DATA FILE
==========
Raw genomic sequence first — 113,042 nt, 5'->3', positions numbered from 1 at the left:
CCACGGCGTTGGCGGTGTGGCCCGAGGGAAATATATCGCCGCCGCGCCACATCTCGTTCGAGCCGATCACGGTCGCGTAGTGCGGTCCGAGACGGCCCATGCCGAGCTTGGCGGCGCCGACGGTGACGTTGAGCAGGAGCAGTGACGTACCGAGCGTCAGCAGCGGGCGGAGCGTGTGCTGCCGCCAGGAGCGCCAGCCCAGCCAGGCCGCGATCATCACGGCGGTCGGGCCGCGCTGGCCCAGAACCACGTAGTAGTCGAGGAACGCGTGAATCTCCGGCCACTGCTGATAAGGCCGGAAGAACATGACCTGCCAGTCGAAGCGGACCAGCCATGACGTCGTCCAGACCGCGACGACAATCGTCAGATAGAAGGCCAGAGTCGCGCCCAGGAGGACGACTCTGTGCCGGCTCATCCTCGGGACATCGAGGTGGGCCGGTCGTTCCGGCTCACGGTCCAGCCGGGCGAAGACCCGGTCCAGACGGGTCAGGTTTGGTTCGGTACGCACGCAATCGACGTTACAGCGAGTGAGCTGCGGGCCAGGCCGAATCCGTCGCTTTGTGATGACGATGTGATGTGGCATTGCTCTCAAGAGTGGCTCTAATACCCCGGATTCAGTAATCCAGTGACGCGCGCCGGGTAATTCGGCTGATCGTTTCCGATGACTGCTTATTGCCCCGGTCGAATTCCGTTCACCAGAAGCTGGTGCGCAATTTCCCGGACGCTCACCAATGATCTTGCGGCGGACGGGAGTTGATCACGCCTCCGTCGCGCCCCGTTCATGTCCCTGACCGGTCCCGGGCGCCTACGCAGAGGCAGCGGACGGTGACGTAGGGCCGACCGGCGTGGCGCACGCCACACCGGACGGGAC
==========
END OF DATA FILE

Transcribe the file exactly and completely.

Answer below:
Raw genomic sequence first — 113,042 nt, 5'->3', positions numbered from 1 at the left:
CCACGGCGTTGGCGGTGTGGCCCGAGGGAAATATATCGCCGCCGCGCCACATCTCGTTCGAGCCGATCACGGTCGCGTAGTGCGGTCCGAGACGGCCCATGCCGAGCTTGGCGGCGCCGACGGTGACGTTGAGCAGGAGCAGTGACGTACCGAGCGTCAGCAGCGGGCGGAGCGTGTGCTGCCGCCAGGAGCGCCAGCCCAGCCAGGCCGCGATCATCACGGCGGTCGGGCCGCGCTGGCCCAGAACCACGTAGTAGTCGAGGAACGCGTGAATCTCCGGCCACTGCTGATAAGGCCGGAAGAACATGACCTGCCAGTCGAAGCGGACCAGCCATGACGTCGTCCAGACCGCGACGACAATCGTCAGATAGAAGGCCAGAGTCGCGCCCAGGAGGACGACTCTGTGCCGGCTCATCCTCGGGACATCGAGGTGGGCCGGTCGTTCCGGCTCACGGTCCAGCCGGGCGAAGACCCGGTCCAGACGGGTCAGGTTTGGTTCGGTACGCACGCAATCGACGTTACAGCGAGTGAGCTGCGGGCCAGGCCGAATCCGTCGCTTTGTGATGACGATGTGATGTGGCATTGCTCTCAAGAGTGGCTCTAATACCCCGGATTCAGTAATCCAGTGACGCGCGCCGGGTAATTCGGCTGATCGTTTCCGATGACTGCTTATTGCCCCGGTCGAATTCCGTTCACCAGAAGCTGGTGCGCAATTTCCCGGACGCTCACCAATGATCTTGCGGCGGACGGGAGTTGATCACGCCTCCGTCGCGCCCCGTTCATGTCCCTGACCGGTCCCGGGCGCCTACGCAGAGGCAGCGGACGGTGACGTAGGGCCGACCGGCGTGGCGCACGCCACACCGGACGGGAC